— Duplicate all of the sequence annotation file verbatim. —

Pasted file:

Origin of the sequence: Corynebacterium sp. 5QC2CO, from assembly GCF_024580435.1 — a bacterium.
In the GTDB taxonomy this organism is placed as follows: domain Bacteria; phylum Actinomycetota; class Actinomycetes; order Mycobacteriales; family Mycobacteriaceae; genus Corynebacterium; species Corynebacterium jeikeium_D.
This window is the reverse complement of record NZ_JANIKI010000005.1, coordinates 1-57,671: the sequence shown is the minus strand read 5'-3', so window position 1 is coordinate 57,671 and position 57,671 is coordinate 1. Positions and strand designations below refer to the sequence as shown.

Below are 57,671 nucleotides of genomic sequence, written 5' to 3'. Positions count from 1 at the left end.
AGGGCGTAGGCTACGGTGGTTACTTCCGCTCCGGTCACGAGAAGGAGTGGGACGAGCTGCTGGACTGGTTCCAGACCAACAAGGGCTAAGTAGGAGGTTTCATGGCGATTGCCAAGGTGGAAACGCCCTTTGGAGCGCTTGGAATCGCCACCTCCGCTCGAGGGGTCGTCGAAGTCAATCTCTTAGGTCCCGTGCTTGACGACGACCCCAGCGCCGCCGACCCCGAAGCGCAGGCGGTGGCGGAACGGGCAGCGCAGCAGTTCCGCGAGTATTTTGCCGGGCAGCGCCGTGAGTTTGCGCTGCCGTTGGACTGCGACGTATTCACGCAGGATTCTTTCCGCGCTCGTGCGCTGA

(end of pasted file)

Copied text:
Origin of the sequence: Corynebacterium sp. 5QC2CO, from assembly GCF_024580435.1 — a bacterium.
In the GTDB taxonomy this organism is placed as follows: domain Bacteria; phylum Actinomycetota; class Actinomycetes; order Mycobacteriales; family Mycobacteriaceae; genus Corynebacterium; species Corynebacterium jeikeium_D.
This window is the reverse complement of record NZ_JANIKI010000005.1, coordinates 1-57,671: the sequence shown is the minus strand read 5'-3', so window position 1 is coordinate 57,671 and position 57,671 is coordinate 1. Positions and strand designations below refer to the sequence as shown.

Below are 57,671 nucleotides of genomic sequence, written 5' to 3'. Positions count from 1 at the left end.
AGGGCGTAGGCTACGGTGGTTACTTCCGCTCCGGTCACGAGAAGGAGTGGGACGAGCTGCTGGACTGGTTCCAGACCAACAAGGGCTAAGTAGGAGGTTTCATGGCGATTGCCAAGGTGGAAACGCCCTTTGGAGCGCTTGGAATCGCCACCTCCGCTCGAGGGGTCGTCGAAGTCAATCTCTTAGGTCCCGTGCTTGACGACGACCCCAGCGCCGCCGACCCCGAAGCGCAGGCGGTGGCGGAACGGGCAGCGCAGCAGTTCCGCGAGTATTTTGCCGGGCAGCGCCGTGAGTTTGCGCTGCCGTTGGACTGCGACGTATTCACGCAGGATTCTTTCCGCGCTCGTGCGCTGA